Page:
top of page

Your Soundtrack: Melancholic Holidays

Imminent exams, an end to a period of ceaseless activity, and, for many of us, the rapidly approaching journey home: It is a season punctuated not only with short days that seem to invite sleep at 5 pm, but also with a flurry of wildly contradictory emotions. This holiday, in particular, will be one of overdue reunions and new traditions, but nevertheless, the coming weeks are bound to carry with them as much nostalgia and trepidation as celebratory delight. Beneath the lights, feelings of absence, loss, nostalgia, and contentment are all enhanced. In pursuit of a soundtrack for the dark days, my collection of winter-appropriate mu- sic has progressively grown. Read on for a holiday playlist with a little bit of Christmas, a good deal of cosiness, and a touch of the melancholic.

‘Urge For Going,’ ‘River,’ ‘Come in from the Cold’—Joni Mitchell While “River” has come to be something of a staple in the canon of lyrical and down-tempo Christmas music, I am of the opinion that Joni Mitchell’s entire discography is highly compatible with this time of year. This is not to mention that Hits, an album compiled retrospectively, is among my most frequently revisited musical travel companions. Unlike some of my other suggestions, Hits is often explicitly joyful while also being characteristically poetic and conducive to movement. If you’re looking to dip your toe into Mitchell’s oeuvre on the train home or dive in whilst gazing pensively out the car window, begin with “Urge For Going” or “Come in from the Cold.”

‘If We Make It Through December’— Phoebe Bridgers: Phoebe Bridgers doesn’t exactly spring to mind as a harbinger of the festive. Yet while we now find ourselves a year on from Phoebe Bridgers’ release of four startlingly tragic, decidedly lovely Christmas songs, they still feel particularly appropriate when the wintertime blues set in. The first song, from which the EP gets its name, is “If We Make It Through December.” Bridgers’ cover of Merle Haggard’s 1974 country song is strikingly stark; in lieu of Haggard’s folksy instrumentals, she features only near-whisper vocals and a piano’s subtle trill. His poignant lyrics, while hopeful, highlight the contradictory nature of the season, which hails from feelings of uncertainty seemingly incompatible with expectations of joy. “I don’t mean to hate December,” he writes. “It’s meant to be the happy time of year.” “7 O’Clock News/ Silent Night” also takes inspiration from an earlier classic, drawing on Simon & Garfunkel’s concept that layers, un- surprisingly, the evening news over the familiar hymn. The specific pieces of news included are, in turn, humorous, topical, and extraordinarily depressing. In its entirety, the song is a beautiful and satirical tragedy. “Christmas Song” and a rendition of “Have Yourself a Merry Little Christmas” finish off this cheery collection.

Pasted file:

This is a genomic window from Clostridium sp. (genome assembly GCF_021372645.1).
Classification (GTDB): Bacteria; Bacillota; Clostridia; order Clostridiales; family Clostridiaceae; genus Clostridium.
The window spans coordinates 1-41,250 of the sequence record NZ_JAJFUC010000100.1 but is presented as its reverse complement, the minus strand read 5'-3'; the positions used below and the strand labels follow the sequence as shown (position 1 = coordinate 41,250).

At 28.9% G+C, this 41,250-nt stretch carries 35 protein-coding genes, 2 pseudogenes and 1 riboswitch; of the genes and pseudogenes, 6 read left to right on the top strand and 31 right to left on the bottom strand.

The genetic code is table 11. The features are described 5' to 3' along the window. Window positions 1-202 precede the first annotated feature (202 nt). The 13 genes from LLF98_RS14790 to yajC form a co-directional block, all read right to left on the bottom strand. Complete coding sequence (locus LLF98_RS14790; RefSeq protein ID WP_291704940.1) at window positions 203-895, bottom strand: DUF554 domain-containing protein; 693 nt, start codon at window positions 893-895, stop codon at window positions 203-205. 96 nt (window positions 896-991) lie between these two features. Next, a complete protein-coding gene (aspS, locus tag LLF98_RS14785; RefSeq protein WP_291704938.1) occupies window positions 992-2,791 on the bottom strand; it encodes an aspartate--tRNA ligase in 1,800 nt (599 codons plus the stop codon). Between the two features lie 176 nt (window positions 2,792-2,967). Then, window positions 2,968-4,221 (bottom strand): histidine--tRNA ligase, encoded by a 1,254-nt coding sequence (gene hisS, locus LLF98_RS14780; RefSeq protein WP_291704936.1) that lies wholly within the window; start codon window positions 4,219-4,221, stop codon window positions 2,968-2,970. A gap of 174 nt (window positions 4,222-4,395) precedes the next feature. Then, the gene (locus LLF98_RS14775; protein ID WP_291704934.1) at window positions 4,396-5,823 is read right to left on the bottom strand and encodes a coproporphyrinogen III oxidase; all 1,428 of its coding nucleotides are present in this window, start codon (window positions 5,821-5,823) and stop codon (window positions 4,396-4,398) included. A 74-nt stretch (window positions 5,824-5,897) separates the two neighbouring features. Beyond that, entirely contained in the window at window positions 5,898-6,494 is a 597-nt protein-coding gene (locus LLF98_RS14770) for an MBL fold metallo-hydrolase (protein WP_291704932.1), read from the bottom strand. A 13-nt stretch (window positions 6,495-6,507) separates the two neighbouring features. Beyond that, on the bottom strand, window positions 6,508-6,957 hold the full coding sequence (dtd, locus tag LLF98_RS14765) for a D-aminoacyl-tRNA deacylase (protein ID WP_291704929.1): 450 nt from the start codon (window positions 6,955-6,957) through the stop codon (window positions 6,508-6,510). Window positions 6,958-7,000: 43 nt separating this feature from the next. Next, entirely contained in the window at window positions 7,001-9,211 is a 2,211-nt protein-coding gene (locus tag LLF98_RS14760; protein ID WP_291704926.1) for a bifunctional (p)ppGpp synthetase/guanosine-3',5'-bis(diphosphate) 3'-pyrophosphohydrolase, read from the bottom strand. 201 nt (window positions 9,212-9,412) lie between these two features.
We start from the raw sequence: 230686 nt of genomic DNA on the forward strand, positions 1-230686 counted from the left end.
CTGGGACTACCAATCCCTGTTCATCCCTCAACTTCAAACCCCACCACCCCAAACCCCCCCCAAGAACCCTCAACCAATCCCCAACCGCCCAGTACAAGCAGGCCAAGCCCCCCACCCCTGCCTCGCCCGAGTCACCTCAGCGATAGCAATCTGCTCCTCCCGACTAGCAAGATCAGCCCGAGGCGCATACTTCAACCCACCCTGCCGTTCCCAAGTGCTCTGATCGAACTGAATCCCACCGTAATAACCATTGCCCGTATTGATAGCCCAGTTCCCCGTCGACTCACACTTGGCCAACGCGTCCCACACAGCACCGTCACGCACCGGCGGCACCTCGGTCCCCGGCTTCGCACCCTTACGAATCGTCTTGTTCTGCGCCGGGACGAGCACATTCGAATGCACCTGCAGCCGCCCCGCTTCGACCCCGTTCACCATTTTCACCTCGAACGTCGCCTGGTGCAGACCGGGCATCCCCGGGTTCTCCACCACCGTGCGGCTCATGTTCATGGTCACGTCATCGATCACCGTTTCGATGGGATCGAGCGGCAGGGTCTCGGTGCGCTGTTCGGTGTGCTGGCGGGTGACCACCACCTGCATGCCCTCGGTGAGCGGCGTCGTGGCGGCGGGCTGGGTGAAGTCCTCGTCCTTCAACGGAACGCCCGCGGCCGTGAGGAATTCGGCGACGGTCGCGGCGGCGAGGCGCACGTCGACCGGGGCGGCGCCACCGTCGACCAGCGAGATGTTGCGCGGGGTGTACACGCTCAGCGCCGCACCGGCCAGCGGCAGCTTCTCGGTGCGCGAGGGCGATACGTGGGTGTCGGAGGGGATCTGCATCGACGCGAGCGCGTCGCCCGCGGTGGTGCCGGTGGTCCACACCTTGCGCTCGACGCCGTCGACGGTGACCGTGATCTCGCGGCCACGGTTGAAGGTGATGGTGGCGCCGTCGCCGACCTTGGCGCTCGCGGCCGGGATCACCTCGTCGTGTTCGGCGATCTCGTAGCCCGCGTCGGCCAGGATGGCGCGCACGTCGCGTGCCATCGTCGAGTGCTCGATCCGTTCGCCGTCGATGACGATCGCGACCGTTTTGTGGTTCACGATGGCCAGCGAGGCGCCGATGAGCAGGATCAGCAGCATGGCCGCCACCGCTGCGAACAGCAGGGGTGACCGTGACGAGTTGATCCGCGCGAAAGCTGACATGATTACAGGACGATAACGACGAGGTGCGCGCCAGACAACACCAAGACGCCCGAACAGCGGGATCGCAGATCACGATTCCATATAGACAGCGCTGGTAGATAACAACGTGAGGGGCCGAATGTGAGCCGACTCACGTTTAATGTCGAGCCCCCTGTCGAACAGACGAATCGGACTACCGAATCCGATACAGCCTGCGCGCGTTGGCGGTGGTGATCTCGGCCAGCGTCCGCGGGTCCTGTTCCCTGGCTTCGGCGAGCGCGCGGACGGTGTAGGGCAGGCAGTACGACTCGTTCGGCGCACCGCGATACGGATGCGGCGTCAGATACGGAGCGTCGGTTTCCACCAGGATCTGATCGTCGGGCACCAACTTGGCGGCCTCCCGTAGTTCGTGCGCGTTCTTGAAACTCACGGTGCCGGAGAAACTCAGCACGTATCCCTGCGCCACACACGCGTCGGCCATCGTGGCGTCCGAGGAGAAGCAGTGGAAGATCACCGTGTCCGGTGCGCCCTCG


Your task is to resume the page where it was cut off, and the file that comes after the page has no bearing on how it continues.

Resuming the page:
‘Never Get To Heaven’—Flyte: Headed by Will Taylor, British band Flyte has been steadily gaining momentum in the last year, largely thanks to their second full-length album, This Is Really Going To Hurt. A similarly unconventional Christmas song, “Never Get To Heaven” is a delicately rendered single that Taylor wrote in his early teens, returning to it in 2020 for this highly melodic, stripped- back recording. Fore- grounded by harmonies and exquisite acoustic instrumentals, “Never Get to Heaven” is the band at its best.

‘White Winter Hymnal’—Fleet Foxes Harkening back to the world of early 2000s indie-folk, “White Winter Hymnal” by Fleet Foxes serves up a lush and all-encompassing soundscape, a chorus of voices and delight- fully inventive lyrics that evoke a multitude of season-appropriate images. Fleet Foxes are a choice for those days that require an added dose of comfort and warmth.

‘Creature Fear’—Bon Iver This same era gifted us Bon Iver’s 2008 album: For Emma, Forever Ago. I include this record, “Creature Fear” in particular, because to me, it is sentimentally equivalent to windy walks and premature sunsets. The listening experience creates space for contemplation and quiet, a moment of much-needed respite set against ghostly arrangements and Justin Vernon’s isolated voice.

Honourable mentions include “The Fairest Of The Seasons” and “These Days” (Nico), “Hazy Shade of Winter” (Simon and Garfunkel), “Milk and Honey” (Nick Drake), “Moon Barks At The Dog” (Saintseneca), “Christmas Time Is Here” (Vince Guaraldi), and “Lullaby” (Emit Rhodes).

18 views0 comments


bottom of page